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017 Walking in the Spirit, Week 1

When I wrote the last RfMemo about how everything that is ours in Christ can be obtained in the Holy Spirit, I intended to initiate a series of memos about how to walk in the Spirit.

Then I faced a problem: I'm no expert in walking in the Spirit. It's as mysterious to me as it is to everybody.

So naturally, I asked God how to proceed. I had been thinking along the lines of spiritual disciplines: fasting, meditative prayer, and so forth. I was thinking about sacrifice. He had a different idea:

"First, write about walking humbly with God."

Micah 6:
6  With what shall I come to the LORD 
  And bow myself before the God on high? 
  Shall I come to Him with burnt offerings, 
  With yearling calves?
7  Does the LORD take delight in thousands of rams, 
  In ten thousand rivers of oil? 
  Shall I present my firstborn for my rebellious acts, 
  The fruit of my body for the sin of my soul?
8  He has told you, O man, what is good; 
  And what does the LORD require of you 
  But to do justice, to love kindness, 
  And to walk humbly with your God?


Candidly, I'm no more an expert in humility than I am in walking in the Spirit (and there's a connection between those twin failures, it seems.) But it appears to be the case that if I want to walk in everything God has for me as a Christian, the first order is to walk humbly with God.

Humility before God actually appears to be pretty simple; it's the posture of a man who looks to God and acknowledges, "You're God, and I'm not." 

The humble man:

  1. calls on God, because he recognizes his need; 
  2. then he listens to hear what God has to say; 
  3. and then, he does whatever God told him to do.

It's that simple. (But it may not be easy.)

By contrast, "The wicked, in the haughtiness of his countenance, does not seek Him. All his thoughts are, 'There is no God.'" Psalm 10:4. If you read Psalm 10, you'll see that David is not writing about gentiles, he's writing about citizens of Israel who forget God or think that He does not see. There are lots of people who acknowledge God vocally, but who behave as though there is no God who cares about their misbehavior, their arrogance, or their cruelty. They mistake God's patience for apathy or absence. That's a bad mistake. (See Romans 2:4-8.) (The phrase "the haughtiness of his countenance" literally means "the height of his face." We English-speakers might say "He's got his nose in the air.")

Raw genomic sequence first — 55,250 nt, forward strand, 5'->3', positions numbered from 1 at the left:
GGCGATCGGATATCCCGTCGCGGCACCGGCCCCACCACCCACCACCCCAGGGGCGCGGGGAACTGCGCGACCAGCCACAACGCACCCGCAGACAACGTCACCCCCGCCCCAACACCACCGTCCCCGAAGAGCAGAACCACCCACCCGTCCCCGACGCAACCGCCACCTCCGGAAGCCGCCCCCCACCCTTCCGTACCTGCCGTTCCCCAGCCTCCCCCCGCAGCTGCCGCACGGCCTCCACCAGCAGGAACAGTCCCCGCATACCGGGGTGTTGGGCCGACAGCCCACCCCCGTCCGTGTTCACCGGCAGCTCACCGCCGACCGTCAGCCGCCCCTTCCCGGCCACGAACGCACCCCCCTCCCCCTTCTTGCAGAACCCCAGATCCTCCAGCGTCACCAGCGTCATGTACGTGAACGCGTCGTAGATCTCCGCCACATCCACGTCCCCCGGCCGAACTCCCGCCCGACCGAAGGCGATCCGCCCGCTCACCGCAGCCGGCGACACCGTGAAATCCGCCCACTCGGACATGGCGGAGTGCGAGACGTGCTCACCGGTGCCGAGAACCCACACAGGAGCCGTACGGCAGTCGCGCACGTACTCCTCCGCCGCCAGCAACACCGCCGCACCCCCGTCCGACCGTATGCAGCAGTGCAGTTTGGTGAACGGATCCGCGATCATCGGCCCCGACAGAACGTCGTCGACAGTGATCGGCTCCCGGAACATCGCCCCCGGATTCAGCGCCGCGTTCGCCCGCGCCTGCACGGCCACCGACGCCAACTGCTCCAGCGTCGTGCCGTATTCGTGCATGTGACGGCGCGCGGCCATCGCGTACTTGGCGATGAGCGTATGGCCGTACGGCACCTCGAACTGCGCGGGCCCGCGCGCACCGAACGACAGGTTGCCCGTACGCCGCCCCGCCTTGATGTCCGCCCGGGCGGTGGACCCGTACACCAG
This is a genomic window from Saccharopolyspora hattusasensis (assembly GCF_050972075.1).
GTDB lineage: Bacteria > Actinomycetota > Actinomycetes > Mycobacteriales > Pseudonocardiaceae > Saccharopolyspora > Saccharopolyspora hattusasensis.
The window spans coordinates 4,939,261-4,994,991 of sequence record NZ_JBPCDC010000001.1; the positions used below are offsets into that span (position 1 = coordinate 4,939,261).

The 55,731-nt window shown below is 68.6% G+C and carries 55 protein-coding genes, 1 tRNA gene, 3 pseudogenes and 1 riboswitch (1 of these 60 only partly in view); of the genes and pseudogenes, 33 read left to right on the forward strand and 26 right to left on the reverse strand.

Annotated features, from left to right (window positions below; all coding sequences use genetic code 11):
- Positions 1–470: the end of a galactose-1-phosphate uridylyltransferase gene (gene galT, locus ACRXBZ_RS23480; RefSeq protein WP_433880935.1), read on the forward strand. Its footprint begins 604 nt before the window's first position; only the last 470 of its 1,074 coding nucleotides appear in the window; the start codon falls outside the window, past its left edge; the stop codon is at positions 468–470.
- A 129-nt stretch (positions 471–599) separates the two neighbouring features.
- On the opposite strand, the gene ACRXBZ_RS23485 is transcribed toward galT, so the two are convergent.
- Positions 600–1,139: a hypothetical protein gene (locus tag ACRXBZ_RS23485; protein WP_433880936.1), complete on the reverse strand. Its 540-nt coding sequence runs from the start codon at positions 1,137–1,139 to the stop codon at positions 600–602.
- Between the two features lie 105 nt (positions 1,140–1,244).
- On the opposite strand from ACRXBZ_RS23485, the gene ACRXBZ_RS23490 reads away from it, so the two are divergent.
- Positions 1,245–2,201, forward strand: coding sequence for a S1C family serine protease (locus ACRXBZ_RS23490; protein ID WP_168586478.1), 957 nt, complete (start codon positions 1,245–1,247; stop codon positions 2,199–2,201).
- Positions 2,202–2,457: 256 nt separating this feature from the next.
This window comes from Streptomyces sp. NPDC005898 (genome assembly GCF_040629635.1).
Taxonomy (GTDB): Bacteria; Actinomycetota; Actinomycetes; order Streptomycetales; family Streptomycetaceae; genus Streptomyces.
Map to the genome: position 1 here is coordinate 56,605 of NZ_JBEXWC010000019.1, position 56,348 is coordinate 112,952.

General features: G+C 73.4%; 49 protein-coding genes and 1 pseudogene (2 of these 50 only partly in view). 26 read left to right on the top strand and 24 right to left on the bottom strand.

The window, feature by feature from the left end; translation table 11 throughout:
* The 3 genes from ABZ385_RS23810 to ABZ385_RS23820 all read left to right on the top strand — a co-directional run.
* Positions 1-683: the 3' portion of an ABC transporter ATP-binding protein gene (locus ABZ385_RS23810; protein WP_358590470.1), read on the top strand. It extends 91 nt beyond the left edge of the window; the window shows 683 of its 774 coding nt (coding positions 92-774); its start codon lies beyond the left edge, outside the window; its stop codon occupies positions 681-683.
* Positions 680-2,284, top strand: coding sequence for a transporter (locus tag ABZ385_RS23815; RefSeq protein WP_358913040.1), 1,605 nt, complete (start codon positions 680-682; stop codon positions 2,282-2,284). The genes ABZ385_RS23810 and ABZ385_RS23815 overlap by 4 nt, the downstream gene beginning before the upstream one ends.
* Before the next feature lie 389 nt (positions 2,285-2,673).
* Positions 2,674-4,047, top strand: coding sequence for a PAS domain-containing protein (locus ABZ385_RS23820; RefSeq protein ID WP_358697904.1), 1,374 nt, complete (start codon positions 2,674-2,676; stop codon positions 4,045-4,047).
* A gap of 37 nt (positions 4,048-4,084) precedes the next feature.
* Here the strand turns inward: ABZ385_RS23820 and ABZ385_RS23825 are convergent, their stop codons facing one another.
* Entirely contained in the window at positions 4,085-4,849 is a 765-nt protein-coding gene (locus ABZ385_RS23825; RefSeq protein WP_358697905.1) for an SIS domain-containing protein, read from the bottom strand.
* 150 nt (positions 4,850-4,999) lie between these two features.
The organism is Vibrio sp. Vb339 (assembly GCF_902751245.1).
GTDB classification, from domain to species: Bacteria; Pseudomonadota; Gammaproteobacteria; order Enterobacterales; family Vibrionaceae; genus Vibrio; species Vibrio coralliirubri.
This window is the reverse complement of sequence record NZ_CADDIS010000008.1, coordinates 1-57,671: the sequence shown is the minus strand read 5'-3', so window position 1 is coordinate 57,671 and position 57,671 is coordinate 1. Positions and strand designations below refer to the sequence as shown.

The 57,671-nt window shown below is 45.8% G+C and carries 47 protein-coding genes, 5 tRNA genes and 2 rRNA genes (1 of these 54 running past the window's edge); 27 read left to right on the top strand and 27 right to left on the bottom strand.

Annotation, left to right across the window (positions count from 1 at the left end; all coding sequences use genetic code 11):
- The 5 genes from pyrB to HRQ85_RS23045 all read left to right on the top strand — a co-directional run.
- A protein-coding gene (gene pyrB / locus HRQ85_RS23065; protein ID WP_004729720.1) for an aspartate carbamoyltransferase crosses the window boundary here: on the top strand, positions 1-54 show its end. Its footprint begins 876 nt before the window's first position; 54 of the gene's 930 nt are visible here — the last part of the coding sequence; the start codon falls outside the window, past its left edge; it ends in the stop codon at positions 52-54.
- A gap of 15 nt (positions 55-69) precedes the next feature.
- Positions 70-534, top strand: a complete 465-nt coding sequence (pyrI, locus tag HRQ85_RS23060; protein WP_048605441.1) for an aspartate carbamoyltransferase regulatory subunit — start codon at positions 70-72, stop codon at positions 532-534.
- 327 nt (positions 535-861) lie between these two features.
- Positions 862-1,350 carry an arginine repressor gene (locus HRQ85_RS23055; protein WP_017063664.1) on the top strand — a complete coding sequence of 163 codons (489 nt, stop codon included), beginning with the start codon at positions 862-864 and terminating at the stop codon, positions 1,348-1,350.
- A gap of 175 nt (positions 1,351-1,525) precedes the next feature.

People who lack humility do not call on God because they do not recognize that they need Him. Or they may call on God out of religious habit or training, but then they pay no attention to how He responds. That's an error: God frequently has something penetrating to say about our situations. We should listen. Or they hear, but they don't do what God said. The Apostle James says they're like people who check themselves in the mirror but then forget what they saw. (See James 1:22-25.)

James also describes the converse, which is what we need to do:

"Therefore, putting aside all filthiness and all that remains of wickedness, in humility receive the word implanted, which is able to save your souls." James 1:21

Hearing God and doing what He says is always right; but notice that the word, itself, has the power to change you. You don't just hear it, it's "implanted." If you hear God, you'll get a lot more than just instruction. You'll get life.

So this week, let's focus on hearing God. Ask, then listen, and then do what you hear. That's the first job if you want to walk in the Spirit, where all things that are yours in Christ are waiting for you.

 

Phil Weingart

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